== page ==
Strate­gies to get even smarter!

A re­cently iden­ti­fied con­di­tion is mak­ing mil­lions of women foggy, for­get­ful and fa­tigued. Steven Masley, M.D., re­veals the sim­ple strate­gies that out­smart it

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When “Where did I leave my keys?” mo­ments be­come more com­mon, it’s easy to chalk it up to ag­ing. But re­search has led to a new un­der­stand­ing of why brain func­tion fal­ters: Like di­a­betes, men­tal de­cline is caused by prob­lems with blood sugar and in­sulin. This link led sci­en­tists to coin a new con­di­tion: type 3 di­a­betes. “Blood-sugar con­trol is essen­tial to brain health,” says Steven Masley, M.D., au­thor of The Bet­ter Brain So­lu­tion. “When brain cells be­come in­sulin re­sis­tant, they can’t con­vert glu­cose into fuel for the brain, caus­ing a cas­cade of prob­lems like fa­tigue and fog.” For­tu­nately, it’s pos­si­ble to pre­vent—and even re­verse—the prob­lem, as­sures Dr. Masley. Here’s how.

Boost the love hor­mone

Oxy­tocin—aka the “love hor­mone”— plays a key role in brain­power and helps bal­ance blood sugar. Mas­sage is one way to el­e­vate oxy­tocin, and it’s so ef­fec­tive that stud­ies show it can lower blood sugar by up to 40 mg/dl— that’s a 20 per­cent drop in some­one with pre­di­a­betes. A back rub from a loved one, a DIY foot mas­sage or sim­ply a hug from a friend can de­liver the ben­e­fits.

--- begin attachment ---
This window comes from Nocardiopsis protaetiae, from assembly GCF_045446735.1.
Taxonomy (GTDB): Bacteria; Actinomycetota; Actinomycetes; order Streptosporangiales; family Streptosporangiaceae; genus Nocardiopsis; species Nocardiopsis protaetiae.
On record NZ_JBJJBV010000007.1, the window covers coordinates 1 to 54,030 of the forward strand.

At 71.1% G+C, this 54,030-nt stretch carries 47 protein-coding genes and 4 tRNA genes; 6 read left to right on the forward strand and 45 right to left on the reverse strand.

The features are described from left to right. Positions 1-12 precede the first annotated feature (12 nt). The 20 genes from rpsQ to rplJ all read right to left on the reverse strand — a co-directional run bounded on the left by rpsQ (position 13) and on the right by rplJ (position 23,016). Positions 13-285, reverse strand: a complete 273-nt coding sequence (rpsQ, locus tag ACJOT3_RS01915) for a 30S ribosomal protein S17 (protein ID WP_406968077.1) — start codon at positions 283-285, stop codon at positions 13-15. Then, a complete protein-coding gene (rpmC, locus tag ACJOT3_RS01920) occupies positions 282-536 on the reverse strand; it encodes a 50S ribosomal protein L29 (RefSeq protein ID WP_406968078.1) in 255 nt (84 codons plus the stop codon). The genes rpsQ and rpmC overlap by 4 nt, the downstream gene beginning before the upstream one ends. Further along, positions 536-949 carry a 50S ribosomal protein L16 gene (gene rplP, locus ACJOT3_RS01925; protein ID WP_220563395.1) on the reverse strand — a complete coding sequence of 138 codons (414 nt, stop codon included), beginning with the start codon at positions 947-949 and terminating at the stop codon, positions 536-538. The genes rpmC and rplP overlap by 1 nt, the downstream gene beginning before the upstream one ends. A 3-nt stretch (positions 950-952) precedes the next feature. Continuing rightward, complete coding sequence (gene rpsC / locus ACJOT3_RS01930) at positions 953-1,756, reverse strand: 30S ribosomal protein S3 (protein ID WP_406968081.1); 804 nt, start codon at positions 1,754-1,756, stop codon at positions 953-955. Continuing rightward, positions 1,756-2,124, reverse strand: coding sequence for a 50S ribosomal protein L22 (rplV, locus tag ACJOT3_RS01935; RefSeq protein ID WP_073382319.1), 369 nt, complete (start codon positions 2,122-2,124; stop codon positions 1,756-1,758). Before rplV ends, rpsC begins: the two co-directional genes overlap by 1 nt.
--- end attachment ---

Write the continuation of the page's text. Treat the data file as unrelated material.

Med­i­tate for a minute

Man­ag­ing stress is a boon to your brain. The rea­son? Stress pro­duces cor­ti­sol, which causes blood sugar to spike. But a sin­gle stress-bust­ing mind­ful­ness session can cut cor­ti­sol by 24 per­cent and in­crease blood flow to the brain to sharpen fo­cus. The daily to-do Dr. Masley ad­vises: In­hale for 5 sec­onds, then ex­hale for 5 sec­onds. With each breath, re­call a pos­i­tive me­mory. Re­peat six times.

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